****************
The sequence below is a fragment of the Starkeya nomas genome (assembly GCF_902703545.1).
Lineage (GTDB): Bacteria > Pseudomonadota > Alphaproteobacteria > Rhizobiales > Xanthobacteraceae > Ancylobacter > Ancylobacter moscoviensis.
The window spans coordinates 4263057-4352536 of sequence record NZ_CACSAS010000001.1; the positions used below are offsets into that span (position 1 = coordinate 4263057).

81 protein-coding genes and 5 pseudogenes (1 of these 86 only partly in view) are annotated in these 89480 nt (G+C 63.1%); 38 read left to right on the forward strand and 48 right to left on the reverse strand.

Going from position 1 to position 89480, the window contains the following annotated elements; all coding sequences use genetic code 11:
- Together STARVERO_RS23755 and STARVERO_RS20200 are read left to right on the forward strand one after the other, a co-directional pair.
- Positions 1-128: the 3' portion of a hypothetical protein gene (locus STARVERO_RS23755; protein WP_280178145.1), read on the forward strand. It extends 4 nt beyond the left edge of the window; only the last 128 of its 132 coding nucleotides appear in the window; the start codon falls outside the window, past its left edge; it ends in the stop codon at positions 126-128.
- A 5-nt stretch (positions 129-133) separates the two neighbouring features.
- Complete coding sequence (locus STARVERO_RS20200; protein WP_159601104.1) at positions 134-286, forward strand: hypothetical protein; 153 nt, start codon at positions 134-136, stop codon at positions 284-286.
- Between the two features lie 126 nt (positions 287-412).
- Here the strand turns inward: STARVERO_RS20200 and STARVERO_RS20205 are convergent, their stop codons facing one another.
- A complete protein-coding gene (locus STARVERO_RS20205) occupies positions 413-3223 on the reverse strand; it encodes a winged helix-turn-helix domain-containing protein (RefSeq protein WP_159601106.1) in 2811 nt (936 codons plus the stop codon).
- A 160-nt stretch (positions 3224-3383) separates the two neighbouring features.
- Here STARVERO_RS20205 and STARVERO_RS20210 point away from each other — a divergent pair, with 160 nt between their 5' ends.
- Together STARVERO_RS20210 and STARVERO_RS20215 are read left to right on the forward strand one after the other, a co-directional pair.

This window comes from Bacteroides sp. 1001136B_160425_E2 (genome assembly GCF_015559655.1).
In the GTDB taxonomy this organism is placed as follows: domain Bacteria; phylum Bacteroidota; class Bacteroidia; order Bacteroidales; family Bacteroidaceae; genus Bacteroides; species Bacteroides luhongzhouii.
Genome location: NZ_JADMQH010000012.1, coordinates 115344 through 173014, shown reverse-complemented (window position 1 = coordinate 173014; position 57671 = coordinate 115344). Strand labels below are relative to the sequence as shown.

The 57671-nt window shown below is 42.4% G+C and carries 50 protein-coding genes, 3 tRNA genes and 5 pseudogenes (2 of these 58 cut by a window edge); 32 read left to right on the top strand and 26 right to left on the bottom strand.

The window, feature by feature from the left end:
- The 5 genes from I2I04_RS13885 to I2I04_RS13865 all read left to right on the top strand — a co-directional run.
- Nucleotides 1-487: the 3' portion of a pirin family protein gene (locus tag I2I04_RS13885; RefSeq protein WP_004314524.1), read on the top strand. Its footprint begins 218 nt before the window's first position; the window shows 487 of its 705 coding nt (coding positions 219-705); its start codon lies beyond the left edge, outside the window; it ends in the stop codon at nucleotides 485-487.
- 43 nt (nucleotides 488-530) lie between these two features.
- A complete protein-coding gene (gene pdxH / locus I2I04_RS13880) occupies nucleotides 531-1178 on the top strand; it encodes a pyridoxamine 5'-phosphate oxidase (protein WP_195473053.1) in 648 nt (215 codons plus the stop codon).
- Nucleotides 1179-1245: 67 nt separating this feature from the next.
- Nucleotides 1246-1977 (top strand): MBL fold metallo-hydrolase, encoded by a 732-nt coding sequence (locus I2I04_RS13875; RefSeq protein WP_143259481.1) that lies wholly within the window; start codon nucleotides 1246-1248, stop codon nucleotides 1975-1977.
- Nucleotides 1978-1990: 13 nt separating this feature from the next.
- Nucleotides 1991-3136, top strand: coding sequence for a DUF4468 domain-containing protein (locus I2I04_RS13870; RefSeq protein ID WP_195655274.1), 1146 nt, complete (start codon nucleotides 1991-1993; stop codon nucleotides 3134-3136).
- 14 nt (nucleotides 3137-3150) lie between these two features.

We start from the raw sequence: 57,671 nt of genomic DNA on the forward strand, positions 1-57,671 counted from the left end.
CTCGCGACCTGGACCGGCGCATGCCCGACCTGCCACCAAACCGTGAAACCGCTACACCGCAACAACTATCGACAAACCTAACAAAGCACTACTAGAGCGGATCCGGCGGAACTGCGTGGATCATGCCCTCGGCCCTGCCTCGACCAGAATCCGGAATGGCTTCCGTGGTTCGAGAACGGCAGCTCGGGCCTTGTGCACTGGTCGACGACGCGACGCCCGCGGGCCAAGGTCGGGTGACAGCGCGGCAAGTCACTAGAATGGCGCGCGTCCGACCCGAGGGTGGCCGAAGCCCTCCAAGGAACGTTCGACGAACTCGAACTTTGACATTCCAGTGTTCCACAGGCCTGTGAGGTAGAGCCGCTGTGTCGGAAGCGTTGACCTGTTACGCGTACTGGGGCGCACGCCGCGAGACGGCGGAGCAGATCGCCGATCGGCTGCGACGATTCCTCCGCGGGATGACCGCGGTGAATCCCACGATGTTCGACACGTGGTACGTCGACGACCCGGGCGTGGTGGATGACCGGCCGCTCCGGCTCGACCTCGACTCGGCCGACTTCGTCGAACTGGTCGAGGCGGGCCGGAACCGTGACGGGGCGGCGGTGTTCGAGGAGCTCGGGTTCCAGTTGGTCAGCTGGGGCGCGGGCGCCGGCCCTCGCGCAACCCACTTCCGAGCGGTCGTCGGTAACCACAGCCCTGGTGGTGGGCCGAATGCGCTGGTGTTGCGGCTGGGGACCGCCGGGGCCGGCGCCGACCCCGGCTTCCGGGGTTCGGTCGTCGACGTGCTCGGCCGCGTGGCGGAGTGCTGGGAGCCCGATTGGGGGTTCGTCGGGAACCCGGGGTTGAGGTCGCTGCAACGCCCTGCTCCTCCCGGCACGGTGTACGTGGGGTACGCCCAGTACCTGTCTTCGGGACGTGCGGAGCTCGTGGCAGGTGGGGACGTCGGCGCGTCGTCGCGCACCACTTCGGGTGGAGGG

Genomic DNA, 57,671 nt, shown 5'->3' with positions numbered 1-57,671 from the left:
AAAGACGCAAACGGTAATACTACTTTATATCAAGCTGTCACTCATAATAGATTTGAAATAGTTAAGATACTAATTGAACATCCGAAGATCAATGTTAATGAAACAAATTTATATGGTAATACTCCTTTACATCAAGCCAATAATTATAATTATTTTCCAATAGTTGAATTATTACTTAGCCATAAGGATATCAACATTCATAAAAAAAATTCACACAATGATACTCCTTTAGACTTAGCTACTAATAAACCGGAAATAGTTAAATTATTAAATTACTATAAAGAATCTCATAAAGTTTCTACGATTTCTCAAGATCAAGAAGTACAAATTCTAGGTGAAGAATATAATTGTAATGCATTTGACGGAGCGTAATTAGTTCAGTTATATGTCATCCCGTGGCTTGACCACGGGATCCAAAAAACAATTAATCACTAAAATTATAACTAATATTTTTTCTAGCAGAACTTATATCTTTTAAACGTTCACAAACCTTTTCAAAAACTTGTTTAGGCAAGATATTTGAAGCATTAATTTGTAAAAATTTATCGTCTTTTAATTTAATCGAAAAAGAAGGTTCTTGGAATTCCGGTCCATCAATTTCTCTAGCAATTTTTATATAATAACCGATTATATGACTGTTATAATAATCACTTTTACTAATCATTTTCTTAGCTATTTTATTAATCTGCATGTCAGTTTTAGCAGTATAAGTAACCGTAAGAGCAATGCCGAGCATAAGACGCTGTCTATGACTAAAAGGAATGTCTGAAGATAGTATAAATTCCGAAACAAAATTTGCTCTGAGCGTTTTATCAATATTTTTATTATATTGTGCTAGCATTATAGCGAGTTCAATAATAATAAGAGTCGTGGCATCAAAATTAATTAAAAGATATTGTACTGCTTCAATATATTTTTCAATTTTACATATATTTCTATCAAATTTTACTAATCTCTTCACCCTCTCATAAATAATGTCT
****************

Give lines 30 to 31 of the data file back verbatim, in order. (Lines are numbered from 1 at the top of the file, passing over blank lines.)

We start from the raw sequence: 57,671 nt of genomic DNA on the forward strand, positions 1-57,671 counted from the left end.
CTCGCGACCTGGACCGGCGCATGCCCGACCTGCCACCAAACCGTGAAACCGCTACACCGCAACAACTATCGACAAACCTAACAAAGCACTACTAGAGCGGATCCGGCGGAACTGCGTGGATCATGCCCTCGGCCCTGCCTCGACCAGAATCCGGAATGGCTTCCGTGGTTCGAGAACGGCAGCTCGGGCCTTGTGCACTGGTCGACGACGCGACGCCCGCGGGCCAAGGTCGGGTGACAGCGCGGCAAGTCACTAGAATGGCGCGCGTCCGACCCGAGGGTGGCCGAAGCCCTCCAAGGAACGTTCGACGAACTCGAACTTTGACATTCCAGTGTTCCACAGGCCTGTGAGGTAGAGCCGCTGTGTCGGAAGCGTTGACCTGTTACGCGTACTGGGGCGCACGCCGCGAGACGGCGGAGCAGATCGCCGATCGGCTGCGACGATTCCTCCGCGGGATGACCGCGGTGAATCCCACGATGTTCGACACGTGGTACGTCGACGACCCGGGCGTGGTGGATGACCGGCCGCTCCGGCTCGACCTCGACTCGGCCGACTTCGTCGAACTGGTCGAGGCGGGCCGGAACCGTGACGGGGCGGCGGTGTTCGAGGAGCTCGGGTTCCAGTTGGTCAGCTGGGGCGCGGGCGCCGGCCCTCGCGCAACCCACTTCCGAGCGGTCGTCGGTAACCACAGCCCTGGTGGTGGGCCGAATGCGCTGGTGTTGCGGCTGGGGACCGCCGGGGCCGGCGCCGACCCCGGCTTCCGGGGTTCGGTCGTCGACGTGCTCGGCCGCGTGGCGGAGTGCTGGGAGCCCGATTGGGGGTTCGTCGGGAACCCGGGGTTGAGGTCGCTGCAACGCCCTGCTCCTCCCGGCACGGTGTACGTGGGGTACGCCCAGTACCTGTCTTCGGGACGTGCGGAGCTCGTGGCAGGTGGGGACGTCGGCGCGTCGTCGCGCACCACTTCGGGTGGAGGG